Emergency Medicine Resident Physicians’ Perceptions of Electronic Documentation and Workflow

Journal: Applied Clinical Informatics
ISSN: 1869-0327
Issue: Vol. 6: Issue 1 2015
Pages: 27-41

Emergency Medicine Resident Physicians’ Perceptions of Electronic Documentation and Workflow

A mixed methods study

Research Article

Supplementary Material

P. M. Neri (1), L. Redden (1), S. Poole (2, 3, 4), C. N. Pozner (2, 3, 5), J. Horsky (2, 5), A. S. Raja (2, 5), E. Poon (6), G. Schiff (2, 5), A. Landman (2, 5)

(1) Clinical & Quality Analysis, Partners HealthCare System, Wellesley, MA; (2) Brigham and Women’s Hospital, Boston, MA; (3) Neil and Elise Wallace STRATUS Center for Medical Simulation; (4) Simulation Consulting, Phoenix, Arizona, USA; (5) Harvard Medical School, Boston, MA; (6) Boston Medical Center, Boston University School of Medicine, Boston, MA


Electronic health records, workflow, emergency department, electronic documentation


Objective: To understand emergency department (ED) physicians’ use of electronic documentation in order to identify usability and workflow considerations for the design of future ED information system (EDIS) physician documentation modules.

Methods: We invited emergency medicine resident physicians to participate in a mixed methods study using task analysis and qualitative interviews. Participants completed a simulated, standardized patient encounter in a medical simulation center while documenting in the test environment of a currently used EDIS. We recorded the time on task, type and sequence of tasks performed by the participants (including tasks performed in parallel). We then conducted semi-structured interviews with each participant. We analyzed these qualitative data using the constant comparative method to generate themes.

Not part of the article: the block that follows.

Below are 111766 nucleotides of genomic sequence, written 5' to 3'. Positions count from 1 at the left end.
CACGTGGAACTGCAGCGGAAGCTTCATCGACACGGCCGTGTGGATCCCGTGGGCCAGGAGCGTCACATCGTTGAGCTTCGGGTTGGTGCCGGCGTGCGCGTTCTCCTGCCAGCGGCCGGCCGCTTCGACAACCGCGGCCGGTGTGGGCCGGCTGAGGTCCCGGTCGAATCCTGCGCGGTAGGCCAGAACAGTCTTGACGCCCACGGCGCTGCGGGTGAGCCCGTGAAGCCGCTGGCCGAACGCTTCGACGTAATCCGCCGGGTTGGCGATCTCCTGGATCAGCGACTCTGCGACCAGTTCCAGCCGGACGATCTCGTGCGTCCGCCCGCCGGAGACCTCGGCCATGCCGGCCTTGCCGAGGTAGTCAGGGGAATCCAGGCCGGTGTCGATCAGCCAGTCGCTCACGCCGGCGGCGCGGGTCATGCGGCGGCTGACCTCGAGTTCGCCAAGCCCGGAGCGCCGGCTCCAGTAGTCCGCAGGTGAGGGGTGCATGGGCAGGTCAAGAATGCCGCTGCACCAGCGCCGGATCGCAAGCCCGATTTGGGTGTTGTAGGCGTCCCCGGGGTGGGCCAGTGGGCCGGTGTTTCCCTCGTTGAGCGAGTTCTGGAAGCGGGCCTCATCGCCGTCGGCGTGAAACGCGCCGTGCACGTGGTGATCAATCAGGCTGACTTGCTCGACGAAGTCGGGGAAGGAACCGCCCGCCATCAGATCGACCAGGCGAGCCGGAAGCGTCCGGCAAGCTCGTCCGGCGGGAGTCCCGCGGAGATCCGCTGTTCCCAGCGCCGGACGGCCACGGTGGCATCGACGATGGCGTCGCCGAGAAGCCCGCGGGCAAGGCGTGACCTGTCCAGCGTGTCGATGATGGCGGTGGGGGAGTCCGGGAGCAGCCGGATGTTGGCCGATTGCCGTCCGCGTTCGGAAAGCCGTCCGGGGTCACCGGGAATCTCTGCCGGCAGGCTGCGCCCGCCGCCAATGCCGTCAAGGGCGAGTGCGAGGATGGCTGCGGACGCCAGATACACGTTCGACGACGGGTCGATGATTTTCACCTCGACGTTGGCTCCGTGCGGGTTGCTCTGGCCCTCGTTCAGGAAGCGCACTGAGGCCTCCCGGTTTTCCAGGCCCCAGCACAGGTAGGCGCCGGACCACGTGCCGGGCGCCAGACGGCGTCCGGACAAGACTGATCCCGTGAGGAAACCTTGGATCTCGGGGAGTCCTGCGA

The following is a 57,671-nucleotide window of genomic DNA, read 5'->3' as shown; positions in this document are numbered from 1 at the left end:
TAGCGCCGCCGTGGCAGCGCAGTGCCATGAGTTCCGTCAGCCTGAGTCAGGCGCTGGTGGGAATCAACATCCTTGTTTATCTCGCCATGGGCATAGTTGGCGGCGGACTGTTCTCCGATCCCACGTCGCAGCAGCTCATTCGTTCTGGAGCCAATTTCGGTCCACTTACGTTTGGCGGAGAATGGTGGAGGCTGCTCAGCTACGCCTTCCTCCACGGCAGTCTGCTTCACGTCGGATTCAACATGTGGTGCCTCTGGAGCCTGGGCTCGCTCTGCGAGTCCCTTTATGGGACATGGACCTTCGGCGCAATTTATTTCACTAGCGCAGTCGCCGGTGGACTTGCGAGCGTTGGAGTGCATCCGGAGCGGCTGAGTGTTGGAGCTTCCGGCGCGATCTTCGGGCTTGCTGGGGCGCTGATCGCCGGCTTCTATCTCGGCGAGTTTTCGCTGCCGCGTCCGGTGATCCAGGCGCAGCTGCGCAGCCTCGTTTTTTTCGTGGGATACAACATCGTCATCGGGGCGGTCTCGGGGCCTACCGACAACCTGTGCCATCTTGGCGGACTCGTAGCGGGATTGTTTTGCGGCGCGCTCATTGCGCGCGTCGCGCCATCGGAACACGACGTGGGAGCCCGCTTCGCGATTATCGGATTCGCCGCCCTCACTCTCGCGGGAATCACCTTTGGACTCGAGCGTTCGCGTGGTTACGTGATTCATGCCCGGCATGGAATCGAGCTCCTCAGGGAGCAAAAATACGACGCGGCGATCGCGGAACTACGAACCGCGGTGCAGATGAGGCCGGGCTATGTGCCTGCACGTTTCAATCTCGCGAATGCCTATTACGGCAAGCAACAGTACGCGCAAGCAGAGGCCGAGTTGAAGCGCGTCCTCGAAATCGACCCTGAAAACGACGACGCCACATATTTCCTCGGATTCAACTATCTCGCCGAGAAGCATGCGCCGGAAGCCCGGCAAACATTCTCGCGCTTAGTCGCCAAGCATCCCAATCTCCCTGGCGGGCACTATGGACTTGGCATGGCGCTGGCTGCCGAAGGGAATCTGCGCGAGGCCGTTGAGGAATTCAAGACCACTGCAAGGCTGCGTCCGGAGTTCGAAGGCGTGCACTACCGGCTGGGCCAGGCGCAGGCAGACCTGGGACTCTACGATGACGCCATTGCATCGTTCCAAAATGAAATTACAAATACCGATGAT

Results: Eight resident physicians participated. The simulation session averaged 17 minutes and participants spent 11 minutes on average on tasks that included electronic documentation. Participants performed tasks in parallel, such as history taking and electronic documentation. Five of the 8 participants performed a similar workflow sequence during the first part of the session while the remaining three used different workflows. Three themes characterize electronic documentation: (1) physicians report that location and timing of documentation varies based on patient acuity and workload, (2) physicians report a need for features that support improved efficiency; and (3) physicians like viewing available patient data but struggle with integration of the EDIS with other information sources.

Conclusion: We confirmed that physicians spend much of their time on documentation (65%) during an ED patient visit. Further, we found that resident physicians did not all use the same workflow and approach even when presented with an identical standardized patient scenario. Future EHR design should consider these varied workflows while trying to optimize efficiency, such as improving integration of clinical data. These findings should be tested quantitatively in a larger, representative study.

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